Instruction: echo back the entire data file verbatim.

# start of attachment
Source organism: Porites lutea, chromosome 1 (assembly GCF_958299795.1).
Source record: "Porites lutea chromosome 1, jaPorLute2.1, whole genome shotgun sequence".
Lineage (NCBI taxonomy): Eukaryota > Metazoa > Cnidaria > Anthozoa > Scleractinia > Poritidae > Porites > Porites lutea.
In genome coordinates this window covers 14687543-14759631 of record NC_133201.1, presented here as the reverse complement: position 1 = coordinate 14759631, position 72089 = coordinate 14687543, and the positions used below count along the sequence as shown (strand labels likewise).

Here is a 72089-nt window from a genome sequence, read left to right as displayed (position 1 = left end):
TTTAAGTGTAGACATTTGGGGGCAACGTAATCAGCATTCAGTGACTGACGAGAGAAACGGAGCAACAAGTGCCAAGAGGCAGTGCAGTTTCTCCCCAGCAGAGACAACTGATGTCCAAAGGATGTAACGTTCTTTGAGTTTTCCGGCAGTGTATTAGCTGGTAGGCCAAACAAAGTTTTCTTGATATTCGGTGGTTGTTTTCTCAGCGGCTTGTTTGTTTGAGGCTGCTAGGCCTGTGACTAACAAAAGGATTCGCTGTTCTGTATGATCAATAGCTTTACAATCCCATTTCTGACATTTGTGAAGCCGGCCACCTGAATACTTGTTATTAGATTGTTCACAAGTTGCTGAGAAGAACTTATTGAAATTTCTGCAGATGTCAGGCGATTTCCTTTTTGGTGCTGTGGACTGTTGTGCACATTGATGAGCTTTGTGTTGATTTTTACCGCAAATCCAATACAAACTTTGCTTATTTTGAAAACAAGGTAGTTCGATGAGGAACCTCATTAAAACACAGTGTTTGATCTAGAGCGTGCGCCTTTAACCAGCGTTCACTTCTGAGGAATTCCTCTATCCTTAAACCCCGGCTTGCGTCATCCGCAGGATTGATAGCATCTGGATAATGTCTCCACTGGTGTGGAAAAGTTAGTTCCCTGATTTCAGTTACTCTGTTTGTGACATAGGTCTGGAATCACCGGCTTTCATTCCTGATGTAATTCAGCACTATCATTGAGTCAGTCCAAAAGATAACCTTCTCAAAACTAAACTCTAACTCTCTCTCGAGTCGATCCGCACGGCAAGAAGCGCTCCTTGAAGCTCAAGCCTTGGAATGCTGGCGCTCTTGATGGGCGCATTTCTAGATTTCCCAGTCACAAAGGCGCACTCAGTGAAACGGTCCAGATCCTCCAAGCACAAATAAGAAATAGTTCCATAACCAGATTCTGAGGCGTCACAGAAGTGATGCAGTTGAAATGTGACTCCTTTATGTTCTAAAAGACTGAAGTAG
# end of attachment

Source organism: Porites lutea, chromosome 1 (assembly GCF_958299795.1).
Source record: "Porites lutea chromosome 1, jaPorLute2.1, whole genome shotgun sequence".
Lineage (NCBI taxonomy): Eukaryota > Metazoa > Cnidaria > Anthozoa > Scleractinia > Poritidae > Porites > Porites lutea.
In genome coordinates this window covers 14687543-14759631 of record NC_133201.1, presented here as the reverse complement: position 1 = coordinate 14759631, position 72089 = coordinate 14687543, and the positions used below count along the sequence as shown (strand labels likewise).

Here is a 72089-nt window from a genome sequence, read left to right as displayed (position 1 = left end):
TTTAAGTGTAGACATTTGGGGGCAACGTAATCAGCATTCAGTGACTGACGAGAGAAACGGAGCAACAAGTGCCAAGAGGCAGTGCAGTTTCTCCCCAGCAGAGACAACTGATGTCCAAAGGATGTAACGTTCTTTGAGTTTTCCGGCAGTGTATTAGCTGGTAGGCCAAACAAAGTTTTCTTGATATTCGGTGGTTGTTTTCTCAGCGGCTTGTTTGTTTGAGGCTGCTAGGCCTGTGACTAACAAAAGGATTCGCTGTTCTGTATGATCAATAGCTTTACAATCCCATTTCTGACATTTGTGAAGCCGGCCACCTGAATACTTGTTATTAGATTGTTCACAAGTTGCTGAGAAGAACTTATTGAAATTTCTGCAGATGTCAGGCGATTTCCTTTTTGGTGCTGTGGACTGTTGTGCACATTGATGAGCTTTGTGTTGATTTTTACCGCAAATCCAATACAAACTTTGCTTATTTTGAAAACAAGGTAGTTCGATGAGGAACCTCATTAAAACACAGTGTTTGATCTAGAGCGTGCGCCTTTAACCAGCGTTCACTTCTGAGGAATTCCTCTATCCTTAAACCCCGGCTTGCGTCATCCGCAGGATTGATAGCATCTGGATAATGTCTCCACTGGTGTGGAAAAGTTAGTTCCCTGATTTCAGTTACTCTGTTTGTGACATAGGTCTGGAATCACCGGCTTTCATTCCTGATGTAATTCAGCACTATCATTGAGTCAGTCCAAAAGATAACCTTCTCAAAACTAAACTCTAACTCTCTCTCGAGTCGATCCGCACGGCAAGAAGCGCTCCTTGAAGCTCAAGCCTTGGAATGCTGGCGCTCTTGATGGGCGCATTTCTAGATTTCCCAGTCACAAAGGCGCACTCAGTGAAACGGTCCAGATCCTCCAAGCACAAATAAGAAATAGTTCCATAACCAGATTCTGAGGCGTCACAGAAGTGATGCAGTTGAAATGTGACTCCTTTATGTTCTAAAAGACTGAAGTAG